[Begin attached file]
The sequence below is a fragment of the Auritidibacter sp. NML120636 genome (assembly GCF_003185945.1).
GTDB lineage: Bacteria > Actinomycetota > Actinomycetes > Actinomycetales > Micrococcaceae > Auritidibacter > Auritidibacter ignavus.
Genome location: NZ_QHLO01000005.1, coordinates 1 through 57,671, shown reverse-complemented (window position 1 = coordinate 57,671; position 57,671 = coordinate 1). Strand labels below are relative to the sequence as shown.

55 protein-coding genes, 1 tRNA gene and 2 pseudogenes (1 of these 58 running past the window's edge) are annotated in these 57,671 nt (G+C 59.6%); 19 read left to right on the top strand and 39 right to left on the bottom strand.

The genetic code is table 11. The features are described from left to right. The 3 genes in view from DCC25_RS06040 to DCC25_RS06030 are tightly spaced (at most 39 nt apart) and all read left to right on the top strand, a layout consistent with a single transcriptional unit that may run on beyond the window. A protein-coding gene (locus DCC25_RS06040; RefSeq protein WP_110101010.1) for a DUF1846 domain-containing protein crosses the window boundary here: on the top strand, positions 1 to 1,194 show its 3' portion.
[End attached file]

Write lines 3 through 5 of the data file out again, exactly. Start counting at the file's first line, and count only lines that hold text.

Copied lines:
Genome location: NZ_QHLO01000005.1, coordinates 1 through 57,671, shown reverse-complemented (window position 1 = coordinate 57,671; position 57,671 = coordinate 1). Strand labels below are relative to the sequence as shown.

55 protein-coding genes, 1 tRNA gene and 2 pseudogenes (1 of these 58 running past the window's edge) are annotated in these 57,671 nt (G+C 59.6%); 19 read left to right on the top strand and 39 right to left on the bottom strand.

The genetic code is table 11. The features are described from left to right. The 3 genes in view from DCC25_RS06040 to DCC25_RS06030 are tightly spaced (at most 39 nt apart) and all read left to right on the top strand, a layout consistent with a single transcriptional unit that may run on beyond the window. A protein-coding gene (locus DCC25_RS06040; RefSeq protein WP_110101010.1) for a DUF1846 domain-containing protein crosses the window boundary here: on the top strand, positions 1 to 1,194 show its 3' portion.